Basic Dance Steps and timing

The basic step for dancing salsa is the forward movement combined with back movements with the woman generally following the man’s steps while on the dance floor. That is, when the man makes the front movement, the woman is required to make the back movement and the process continues throughout the dance. However, we cannot stick to one particular movement as a universally accepted salsa steps since various other steps have been adopted in different countries throughout the world. However, once one grasps the basic salsa step movement, he/she would find it easy to match with different variations in the salsa movements. The basic idea of dancing salsa using salsa music is that both partners be compatible with the music.

That is, once the music is played, one should be able to break within the second beat of the music. Therefore, salsa emphasizes consistency in each dance step with the music beats. Each beat in the salsa music should be followed by a corresponding step movement in the dance (Olson and Sheehy 173). It should also be noted that due to the similarity in origins and composition of salsa with other music such as Rumba and Mambo, they highly share the dancing styles. If one is able to dance to the tune of either Rumba or Mambo, then he/she wouldn’t have any problems adapting to the dancing style of salsa. Further still, most academic writing would always provide various dancing styles techniques and this tends to confuse new users of salsa. The advice is; learn the basic requirement of salsa and the rest would be incorporated in the technique acquired. This research will explore further into these steps as explained below.

Salsa’s timing

Since the introduction of salsa, changes have been made in the timing of one’s steps in order to differentiate it from Mambo which is the original dance style that salsa borrowed ideas from. Therefore, Mambo’s one beat step which occurred on count four has so far been changed to half beat step in salsa. Consequently, the dancers are required to move immediately after the tap on the first beat to keep pace with the music and then pause a little bit later when the dance has already began. This was enhanced with the introduction of an additional step that is; a tap that is followed with half beat pause to impose a break in the dance. Salsa basically employs four by four timing techniques which is employed by most music and its tempo picks up immediately the music is initiated (Rondón et al 268).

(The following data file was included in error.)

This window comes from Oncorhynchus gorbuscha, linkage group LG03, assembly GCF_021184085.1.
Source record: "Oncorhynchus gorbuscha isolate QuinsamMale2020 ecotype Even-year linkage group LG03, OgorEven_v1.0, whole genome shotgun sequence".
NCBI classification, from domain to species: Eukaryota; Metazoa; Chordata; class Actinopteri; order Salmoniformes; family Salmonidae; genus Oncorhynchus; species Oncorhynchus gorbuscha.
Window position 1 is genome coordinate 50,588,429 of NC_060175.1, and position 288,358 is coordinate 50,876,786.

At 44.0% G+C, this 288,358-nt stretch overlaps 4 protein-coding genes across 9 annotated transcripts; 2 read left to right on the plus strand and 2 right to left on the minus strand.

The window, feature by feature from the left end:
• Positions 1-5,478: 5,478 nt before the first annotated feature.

Basic dance steps

As mentioned earlier in this paper, there are different variations in the movements of the steps while dancing to salsa music. For example, the New Yorkers’ popular movement style is known as New York Hustle. However, there are two basic steps movements that once grasped; one can easily dance to any variation in the movements. These are; forward and backward basic movements. This explains the fundamental need for a partner in dancing salsa music. In the forward movement, the man is the initiator of the steps and as a result, the woman will only be doing steps complimenting that of the man throughout the dance. Another important point to note is that a move in salsa normally contains 8 basic steps four made by the male partner and four by the female partner. While the man perform the forward basic movement, it’s mandatory that the woman should be doing the backward basic movement to make the dance compatible with the music. When the man does the backward movement, the woman will have to do the forward movement and any contradictions to these requirements would lead to the partners’ tramping on each other (Pietrobruno 125).